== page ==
The New York Times reported on April 23 that the main reason given by Commissioner “Pete” Grannis for deciding that stricter standards – instead of an outright ban – should be applied to prospective hydraulic fracture gas drilling within New York's and Syracuse's watersheds, was a grave concern about landowner lawsuits. It “risks very substantial litigation,” he said.
Lawsuits by whom? Is he referring to landowners in the watersheds who may have been hedging th eir bets, dickering over lease terms but ready to sign and reap bonuses at such time as the DEC overcame city opposition? No standing there that I can see. Signed-up landowners contending that royalties are due them even though they cannot establish that recoverable gas exists under their land? A speculative damages claim. Would the DEC be a proper party were a landowner to claim a vested right to use his property industrially (whether or not it is so zoned or whether or not the use constitutes a public or private nuisance under New York common law)? Was the DEC a party to his lease? Did the DEC warrant that his property would be drilled? I really, really doubt it. This compromise seems intended , instead, to get out of the sights of angry, powerful City pols and to divide their alliances with upstate protesters, without looking wimpy to the gas industry.
Those allegedly litigious landowners can read, I'm sure. They're reading that the stricter standards will mean no drilling anyway. What's the difference?
The Commissioner should worry about litigation, but he should be looking, instead, in the other direction. He should be worried about the claims of third parties who may, and likely will, suffer the collateral effects of gas drilling that the DEC will have permitted, whether those parties be in these watersheds or elsewhere.
This is where I come to my pet theme: that if the DEC continues on its present course , putting the environment and the health, safety, and welfare of people at risk in order to provide for the efficient development of oil and gas, it will be in breach of its public trust. A nice basis for a lawsuit.
Readers may have heard DEC officials stating that their job under the Environmental Conservation Law is to promote, foster and encourage the efficient development of these resources. And you might think that was true from reading the language of Section 550.1 (a) in the Code of Rules and Regulations (6 NYCRR 550.1), which the Department or its predecessor prepared for the administration of the oil and gas portion of the Environmental Conservation Law (the “ECL”). It describes the agency's mission as “the fostering, encouragement and promotion of the development, production and utilization of oil and gas... in such a manner as to prevent waste.” (Italics mine.) But this is not what the law actually provides. Way back in 1978 (by Laws of 1978, Chapter 396) the legislature changed the wording of the source statute, ECL Article 23, Section 0301, to its current language. It substituted the word “regulate” for all these promoting verbs. Despite prodding, the DEC did not correct the Code language and continues to disregard the error.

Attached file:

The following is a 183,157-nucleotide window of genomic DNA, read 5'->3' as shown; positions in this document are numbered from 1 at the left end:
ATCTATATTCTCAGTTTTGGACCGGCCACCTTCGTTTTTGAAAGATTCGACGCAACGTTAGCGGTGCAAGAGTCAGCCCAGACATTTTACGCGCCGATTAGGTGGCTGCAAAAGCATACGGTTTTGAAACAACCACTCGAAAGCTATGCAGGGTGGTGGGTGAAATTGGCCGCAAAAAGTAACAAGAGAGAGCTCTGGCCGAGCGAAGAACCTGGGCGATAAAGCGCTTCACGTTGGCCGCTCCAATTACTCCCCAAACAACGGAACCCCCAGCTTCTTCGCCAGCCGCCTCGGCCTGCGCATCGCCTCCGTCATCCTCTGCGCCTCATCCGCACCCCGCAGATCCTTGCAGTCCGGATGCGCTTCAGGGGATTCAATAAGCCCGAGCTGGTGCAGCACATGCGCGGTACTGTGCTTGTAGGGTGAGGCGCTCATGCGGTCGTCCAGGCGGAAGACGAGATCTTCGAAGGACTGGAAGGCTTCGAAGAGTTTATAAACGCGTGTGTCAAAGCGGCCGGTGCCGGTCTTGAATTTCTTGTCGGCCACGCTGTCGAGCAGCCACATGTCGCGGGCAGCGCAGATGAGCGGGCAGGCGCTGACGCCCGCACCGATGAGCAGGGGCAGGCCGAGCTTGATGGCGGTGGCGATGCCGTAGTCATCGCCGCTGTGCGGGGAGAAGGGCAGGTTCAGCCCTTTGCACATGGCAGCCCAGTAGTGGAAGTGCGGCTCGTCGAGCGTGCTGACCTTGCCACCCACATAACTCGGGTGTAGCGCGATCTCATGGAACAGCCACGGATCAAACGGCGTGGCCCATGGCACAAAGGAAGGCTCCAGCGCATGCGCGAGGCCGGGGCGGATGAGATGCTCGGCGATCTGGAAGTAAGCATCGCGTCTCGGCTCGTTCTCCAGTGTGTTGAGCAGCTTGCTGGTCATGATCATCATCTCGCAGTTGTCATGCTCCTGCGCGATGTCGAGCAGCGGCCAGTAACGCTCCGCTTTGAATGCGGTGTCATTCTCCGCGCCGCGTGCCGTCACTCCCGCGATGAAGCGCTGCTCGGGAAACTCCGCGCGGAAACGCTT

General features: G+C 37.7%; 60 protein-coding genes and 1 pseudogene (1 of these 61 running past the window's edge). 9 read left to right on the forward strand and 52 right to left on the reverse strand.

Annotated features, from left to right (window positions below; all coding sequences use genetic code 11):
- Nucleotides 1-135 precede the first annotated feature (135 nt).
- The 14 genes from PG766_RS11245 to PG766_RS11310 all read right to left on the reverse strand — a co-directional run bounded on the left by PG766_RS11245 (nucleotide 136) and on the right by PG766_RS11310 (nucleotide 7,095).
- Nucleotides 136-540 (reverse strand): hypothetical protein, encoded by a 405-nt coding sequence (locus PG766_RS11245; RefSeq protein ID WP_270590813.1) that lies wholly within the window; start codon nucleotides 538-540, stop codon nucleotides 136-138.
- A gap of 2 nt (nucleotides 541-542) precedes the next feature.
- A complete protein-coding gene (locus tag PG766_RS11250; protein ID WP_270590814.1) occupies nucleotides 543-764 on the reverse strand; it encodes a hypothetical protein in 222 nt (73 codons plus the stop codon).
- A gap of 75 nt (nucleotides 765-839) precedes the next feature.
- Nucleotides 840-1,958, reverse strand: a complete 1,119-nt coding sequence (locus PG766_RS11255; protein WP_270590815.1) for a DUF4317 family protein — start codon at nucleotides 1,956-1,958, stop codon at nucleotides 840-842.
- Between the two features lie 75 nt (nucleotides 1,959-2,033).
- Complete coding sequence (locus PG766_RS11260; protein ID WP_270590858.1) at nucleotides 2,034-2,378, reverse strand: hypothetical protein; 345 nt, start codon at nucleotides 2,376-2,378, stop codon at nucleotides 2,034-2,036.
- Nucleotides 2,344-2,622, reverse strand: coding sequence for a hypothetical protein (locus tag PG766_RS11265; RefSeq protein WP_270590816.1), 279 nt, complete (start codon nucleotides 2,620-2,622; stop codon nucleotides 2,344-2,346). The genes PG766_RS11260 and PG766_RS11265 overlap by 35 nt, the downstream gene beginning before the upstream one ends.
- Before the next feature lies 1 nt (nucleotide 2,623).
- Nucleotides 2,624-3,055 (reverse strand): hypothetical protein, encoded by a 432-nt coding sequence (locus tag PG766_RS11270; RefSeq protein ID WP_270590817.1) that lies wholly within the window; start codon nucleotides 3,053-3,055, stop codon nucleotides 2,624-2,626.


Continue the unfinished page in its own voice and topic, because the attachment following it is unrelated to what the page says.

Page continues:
A careful reading of the ECL itself, including the definitions section, ECL 23-0101, also shows that preventing “waste” does not mean making sure the greatest amount of oil or gas is recovered from each formation or spacing unit. “Waste” refers to oil or gas permanently lost in the development process– the stuff that escapes into underground fractures or into people's water supplies and cannot "ultimately" be recovered. So, the ECL does not authorize the DEC to proceed with development and issue permits without having in place an effective program to prevent the escape of gas. There isn't one yet. It now turns out that the type of cement that has been approved by DEC for sealing well bore joints cannot withstand the pressures of deep-shale drilling and is to blame for many of the migrations of gas and other toxins into Pennsylvania streams and well water. Geologists have expressed concerns that the deep rock of New York's Marcellus is highly fractured and variable, potentially giving rise to uncontrollable migration of gas outside of wellbores.
The capstone of the “breach” cause of action is the relationship between ECL 23-0301 and the “mother” policy set forth in ECL Article I, Title I. That policy governs everything in the entire statutory scheme that the DEC oversees. It must therefore be reconciled with, and read into, ECL Article 23 . Article I, Title I describes the overriding mandate of the DEC as “to conserve, improve and protect (the state's) natural resources and environment and to prevent, abate and control water, land and air pollution in order to enhance the health, safety and welfare of the people of the state and their overall economic and social well being”, plus other consistent goals expressed in that Title. Note that there's nothing here about developing natural resources. It's quite plain that the legislature's intention was that the DEC serve, through its permitting and regulatory functions, as a check on the development of oil and gas, not as its promoter. So, unless and until a program is in place that renders the process of gas development a virtually harmless undertaking, environmentally, economically and socially, the DEC should not be contemplating issuing any drilling permits anywhere. Proceeding forward now, with knowledge of the hazards and with no adequate regulatory forces to tame them, is an invitation to lawsuits.
There's still time for the Commissioner to back away from the precipice, either by instituting a blanket ban or by holding off until such time as drilling in the Marcellus Shale comports with the protective policy of the DEC's enabling law.